Me sorprendió ayer con el regalo más maravilloso: el océano. Después de decirme que lo encontrara en un lugar determinado en un momento determinado, me dirigía en tren hacia el destino desconocido. Durante estoy leyendo un buen libro, me di cuenta por el rabillo del ojo lo que yo había estado esperando durante todos estos meses. El mar en calma sacó el tren, burlándose de mí para tocar sus aguas frígidas. Cuando el tren llegó a su última parada, me bajé a sentir el cálido abrazo del hombre que amo, mientras el viento azotaba a nuestro alrededor. Él sonrió, sus ojos llenos de sorpresas, y me llevó al lugar que estaba esperando: la playa. Caminamos a la arena gruesa y hablamos durante horas, esperando sólo para estar en ese lugar, y me di cuenta en ese momento, de que es posible tener todo lo que siempre quiso.

 
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Posted by on October 15, 2012 in Australia, Love, Travel, Writing

 

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¿Cachaco o Rolo?

Here are some random expressions and slang words used by Colombians, more specifically from Bogotá:

qué chanda – how awful!

me están robandoen mi cara – (They are) cheating me to my face.

aye Dios mío – My God! (bad)

juemadre vida – crap! I can’t believe it!

juemadre – crap!

qué increíble – incredible! (good or bad)

¿En serio? En serio. – Really? Really. (“He took my car without my permission!” “Really?” “Really.”)

severo – cool

chévere – really cool

chimba – really really cool (but not used by older generations. This is kind of a derogatory word to describe something you really like, so be careful how you use it. Not usually used by women either, unless they are ‘rough’.)

gringo – foreigner, more specifically from the United States [“¿Tu eres una gringa?”] (“Are you a foreiner?”)

¿Qué más? – what’s up? [“¿Qué más, parce?”] (What’s up, buddy?)

Usted está igualito. – “You haven’t changed.”

thinner/aquadiente – strong, clear ligueur that smells and tastes like black licorice. sold in cartons or bottle

flaca – thin [“Ella es flaca.”] (“She is thin.”)

charlar – to chat [“Charlamos.”] (“Let’s chat.”)

chino – quite literally means ‘chinese’ but is used more commonly to refer to a small child

marica – means faggot, but is used among friends

nonas/nonos – no

sisas – yes (kind of street slang)

parce/parcero – friend

al pelo – cool, okay, perfect, very good (This is a confusing expression, because it doesn’t have an English translation and can change meaning depending on context.) [“¿Va a venir esta noche?” “Si.” “Al pelo.”] (“Are you coming over tonight?” “Yes.” “Perfect.”)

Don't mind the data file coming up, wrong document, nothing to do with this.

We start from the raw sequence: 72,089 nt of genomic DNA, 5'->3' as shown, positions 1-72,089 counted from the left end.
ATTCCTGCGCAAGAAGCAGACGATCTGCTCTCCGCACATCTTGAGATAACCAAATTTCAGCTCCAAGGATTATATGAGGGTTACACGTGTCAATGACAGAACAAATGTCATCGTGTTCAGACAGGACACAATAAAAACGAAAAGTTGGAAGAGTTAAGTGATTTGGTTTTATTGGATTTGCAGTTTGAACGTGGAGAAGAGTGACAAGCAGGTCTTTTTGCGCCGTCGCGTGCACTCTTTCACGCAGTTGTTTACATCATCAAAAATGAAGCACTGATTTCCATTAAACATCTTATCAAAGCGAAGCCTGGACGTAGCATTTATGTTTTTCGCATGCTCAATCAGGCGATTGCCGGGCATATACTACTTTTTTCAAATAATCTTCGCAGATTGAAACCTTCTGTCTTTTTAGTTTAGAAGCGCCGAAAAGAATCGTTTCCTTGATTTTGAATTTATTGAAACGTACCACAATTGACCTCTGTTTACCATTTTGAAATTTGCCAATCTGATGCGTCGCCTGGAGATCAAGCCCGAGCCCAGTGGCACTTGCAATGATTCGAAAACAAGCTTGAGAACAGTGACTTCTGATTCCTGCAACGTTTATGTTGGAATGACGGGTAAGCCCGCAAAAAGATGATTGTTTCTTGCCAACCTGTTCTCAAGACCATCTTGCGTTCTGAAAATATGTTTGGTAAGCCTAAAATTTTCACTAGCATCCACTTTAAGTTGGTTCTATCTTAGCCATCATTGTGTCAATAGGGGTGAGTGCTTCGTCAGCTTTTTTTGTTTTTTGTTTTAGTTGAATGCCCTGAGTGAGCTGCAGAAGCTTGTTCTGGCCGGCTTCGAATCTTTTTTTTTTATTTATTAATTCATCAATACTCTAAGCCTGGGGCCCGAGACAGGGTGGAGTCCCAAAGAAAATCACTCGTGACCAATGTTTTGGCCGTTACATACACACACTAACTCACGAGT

qué video – lie, overreaction, problem (again, depending on context)

borracho – drunk [“¿Estás barracho?” “Sisas.”]

 
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Posted by on October 9, 2012 in Colombia, Español

 

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Imaginary Make-Believe

I often find myself caught up in a good book or movie and, when finished, desperately wish I could be a part of that world. I am sure most of us have felt that way at one moment, especially after a damn good book or movie, but I find myself drawn in, not just by the graphics or words (although words are my cocaine), but by the music sometimes. I have just watched the newest trailer for the movie The Hobbit, and find myself wanting to be on an adventure much like the dwarves, instead of stuck behind a desk everyday, taking public transportation to go home.

Why do we crave everything adventurous and whimsical? Because we do. Why else would circuses and Sci-Fi, comic books and video games be so popular? Just book and movie sales are astronomical. So, I ask again: why do we crave the fantastic? Why are our mundane lives not enough?

I often ponder this, because I feel that ‘pull’ so often after a great story, but then I ask myself: would I really enjoy being put into a situation of life or death? Most of these stories contain that aspect. Almost all good stories have the main character(s) struggling or presented with a great challenge that can and will change who they are. Do I want that?

Perhaps it is not the adventure we crave, but the opportunity to prove that we have ‘it’, whatever ‘it’ is. We have what it takes to walk through a dark cave with only a torch. We have what it takes to pursue a land far away on foot. We have what it takes to be tested and triumph over evil. But do we? Do we have the strength to not know when our next meal will be or how to get it? Do we have the knowledge to guide us in the right direction? Do we have the natural ability to ‘go with your gut’ in order to survive? Do we have the courage to face the unknown? Or would we just be happier living our predictable lives…

 
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Posted by on September 20, 2012 in Imagination, Stream of Consciousness